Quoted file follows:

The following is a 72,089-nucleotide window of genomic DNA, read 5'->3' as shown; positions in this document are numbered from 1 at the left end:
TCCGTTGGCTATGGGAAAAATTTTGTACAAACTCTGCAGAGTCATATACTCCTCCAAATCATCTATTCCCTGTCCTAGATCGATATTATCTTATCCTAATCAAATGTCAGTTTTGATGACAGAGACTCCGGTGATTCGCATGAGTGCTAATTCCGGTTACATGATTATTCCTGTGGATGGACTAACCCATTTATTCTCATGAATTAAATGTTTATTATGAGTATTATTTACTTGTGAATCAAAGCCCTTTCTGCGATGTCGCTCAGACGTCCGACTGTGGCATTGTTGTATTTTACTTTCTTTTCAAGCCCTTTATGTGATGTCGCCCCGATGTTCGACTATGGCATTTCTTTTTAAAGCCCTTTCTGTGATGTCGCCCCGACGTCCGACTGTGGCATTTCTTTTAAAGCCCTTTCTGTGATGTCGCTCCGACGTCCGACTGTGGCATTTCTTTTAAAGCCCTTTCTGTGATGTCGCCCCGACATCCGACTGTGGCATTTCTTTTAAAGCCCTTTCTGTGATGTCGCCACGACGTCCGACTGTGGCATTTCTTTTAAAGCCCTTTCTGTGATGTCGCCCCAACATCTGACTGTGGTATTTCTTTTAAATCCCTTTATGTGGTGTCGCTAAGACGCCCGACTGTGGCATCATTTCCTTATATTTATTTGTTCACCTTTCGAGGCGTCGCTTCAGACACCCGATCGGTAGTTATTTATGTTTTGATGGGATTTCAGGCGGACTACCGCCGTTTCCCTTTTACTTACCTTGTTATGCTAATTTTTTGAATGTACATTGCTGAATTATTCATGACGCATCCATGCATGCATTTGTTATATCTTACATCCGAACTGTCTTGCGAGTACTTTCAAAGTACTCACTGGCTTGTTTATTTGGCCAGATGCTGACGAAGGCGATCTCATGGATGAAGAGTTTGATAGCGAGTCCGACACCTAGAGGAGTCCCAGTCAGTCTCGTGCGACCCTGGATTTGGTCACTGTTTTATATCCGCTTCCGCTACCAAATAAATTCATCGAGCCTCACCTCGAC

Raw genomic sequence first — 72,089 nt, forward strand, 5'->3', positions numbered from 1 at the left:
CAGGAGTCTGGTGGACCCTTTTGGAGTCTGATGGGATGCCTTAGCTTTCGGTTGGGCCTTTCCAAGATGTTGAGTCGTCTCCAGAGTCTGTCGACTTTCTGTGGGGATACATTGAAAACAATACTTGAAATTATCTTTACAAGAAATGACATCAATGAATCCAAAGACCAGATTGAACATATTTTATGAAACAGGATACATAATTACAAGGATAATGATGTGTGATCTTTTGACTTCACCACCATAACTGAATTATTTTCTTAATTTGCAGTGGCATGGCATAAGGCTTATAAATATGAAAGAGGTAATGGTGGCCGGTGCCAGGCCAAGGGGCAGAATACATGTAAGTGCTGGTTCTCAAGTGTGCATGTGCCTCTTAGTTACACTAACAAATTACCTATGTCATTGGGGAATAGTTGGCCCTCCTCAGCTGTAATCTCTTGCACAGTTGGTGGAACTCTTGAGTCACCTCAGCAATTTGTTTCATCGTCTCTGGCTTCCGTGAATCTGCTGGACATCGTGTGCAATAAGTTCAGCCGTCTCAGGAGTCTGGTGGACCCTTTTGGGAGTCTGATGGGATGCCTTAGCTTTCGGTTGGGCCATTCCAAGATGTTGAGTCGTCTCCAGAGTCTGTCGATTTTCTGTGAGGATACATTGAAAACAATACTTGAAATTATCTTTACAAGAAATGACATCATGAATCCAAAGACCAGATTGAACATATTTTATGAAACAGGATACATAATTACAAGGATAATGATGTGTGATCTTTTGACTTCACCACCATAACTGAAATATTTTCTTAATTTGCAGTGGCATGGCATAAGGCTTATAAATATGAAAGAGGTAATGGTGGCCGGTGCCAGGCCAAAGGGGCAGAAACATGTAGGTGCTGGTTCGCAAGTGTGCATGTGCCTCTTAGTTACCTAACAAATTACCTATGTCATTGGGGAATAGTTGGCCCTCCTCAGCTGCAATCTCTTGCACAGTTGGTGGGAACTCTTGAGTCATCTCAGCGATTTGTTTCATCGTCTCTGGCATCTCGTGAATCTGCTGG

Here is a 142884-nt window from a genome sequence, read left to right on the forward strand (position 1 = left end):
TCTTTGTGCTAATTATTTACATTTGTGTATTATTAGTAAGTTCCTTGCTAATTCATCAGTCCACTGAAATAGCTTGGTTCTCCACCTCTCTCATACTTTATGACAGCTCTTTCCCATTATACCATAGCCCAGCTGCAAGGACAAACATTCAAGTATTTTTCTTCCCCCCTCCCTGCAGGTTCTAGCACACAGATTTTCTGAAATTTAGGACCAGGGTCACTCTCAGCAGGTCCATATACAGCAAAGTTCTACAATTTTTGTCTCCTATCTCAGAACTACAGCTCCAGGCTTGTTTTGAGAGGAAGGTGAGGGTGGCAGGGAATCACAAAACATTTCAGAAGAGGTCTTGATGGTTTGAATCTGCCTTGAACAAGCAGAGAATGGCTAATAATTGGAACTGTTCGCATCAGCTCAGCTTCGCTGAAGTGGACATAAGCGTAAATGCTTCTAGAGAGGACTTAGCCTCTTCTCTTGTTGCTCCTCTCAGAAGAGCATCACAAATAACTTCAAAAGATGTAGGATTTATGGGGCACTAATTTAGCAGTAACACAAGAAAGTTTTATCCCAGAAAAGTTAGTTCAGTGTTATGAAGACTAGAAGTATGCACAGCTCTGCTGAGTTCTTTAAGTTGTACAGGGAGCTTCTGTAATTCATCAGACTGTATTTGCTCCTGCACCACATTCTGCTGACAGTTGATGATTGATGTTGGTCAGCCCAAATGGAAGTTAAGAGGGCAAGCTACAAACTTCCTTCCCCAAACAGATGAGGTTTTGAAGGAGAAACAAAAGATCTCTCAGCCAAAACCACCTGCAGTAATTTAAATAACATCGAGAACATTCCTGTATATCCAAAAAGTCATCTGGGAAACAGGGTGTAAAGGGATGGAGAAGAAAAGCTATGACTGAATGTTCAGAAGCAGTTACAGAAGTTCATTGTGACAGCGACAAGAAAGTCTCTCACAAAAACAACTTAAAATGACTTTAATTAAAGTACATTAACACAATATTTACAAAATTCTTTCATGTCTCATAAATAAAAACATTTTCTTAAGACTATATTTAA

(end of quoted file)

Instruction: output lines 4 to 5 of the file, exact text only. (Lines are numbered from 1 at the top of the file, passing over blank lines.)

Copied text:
CAGGAGTCTGGTGGACCCTTTTGGAGTCTGATGGGATGCCTTAGCTTTCGGTTGGGCCTTTCCAAGATGTTGAGTCGTCTCCAGAGTCTGTCGACTTTCTGTGGGGATACATTGAAAACAATACTTGAAATTATCTTTACAAGAAATGACATCAATGAATCCAAAGACCAGATTGAACATATTTTATGAAACAGGATACATAATTACAAGGATAATGATGTGTGATCTTTTGACTTCACCACCATAACTGAATTATTTTCTTAATTTGCAGTGGCATGGCATAAGGCTTATAAATATGAAAGAGGTAATGGTGGCCGGTGCCAGGCCAAGGGGCAGAATACATGTAAGTGCTGGTTCTCAAGTGTGCATGTGCCTCTTAGTTACACTAACAAATTACCTATGTCATTGGGGAATAGTTGGCCCTCCTCAGCTGTAATCTCTTGCACAGTTGGTGGAACTCTTGAGTCACCTCAGCAATTTGTTTCATCGTCTCTGGCTTCCGTGAATCTGCTGGACATCGTGTGCAATAAGTTCAGCCGTCTCAGGAGTCTGGTGGACCCTTTTGGGAGTCTGATGGGATGCCTTAGCTTTCGGTTGGGCCATTCCAAGATGTTGAGTCGTCTCCAGAGTCTGTCGATTTTCTGTGAGGATACATTGAAAACAATACTTGAAATTATCTTTACAAGAAATGACATCATGAATCCAAAGACCAGATTGAACATATTTTATGAAACAGGATACATAATTACAAGGATAATGATGTGTGATCTTTTGACTTCACCACCATAACTGAAATATTTTCTTAATTTGCAGTGGCATGGCATAAGGCTTATAAATATGAAAGAGGTAATGGTGGCCGGTGCCAGGCCAAAGGGGCAGAAACATGTAGGTGCTGGTTCGCAAGTGTGCATGTGCCTCTTAGTTACCTAACAAATTACCTATGTCATTGGGGAATAGTTGGCCCTCCTCAGCTGCAATCTCTTGCACAGTTGGTGGGAACTCTTGAGTCATCTCAGCGATTTGTTTCATCGTCTCTGGCATCTCGTGAATCTGCTGG

Here is a 142884-nt window from a genome sequence, read left to right on the forward strand (position 1 = left end):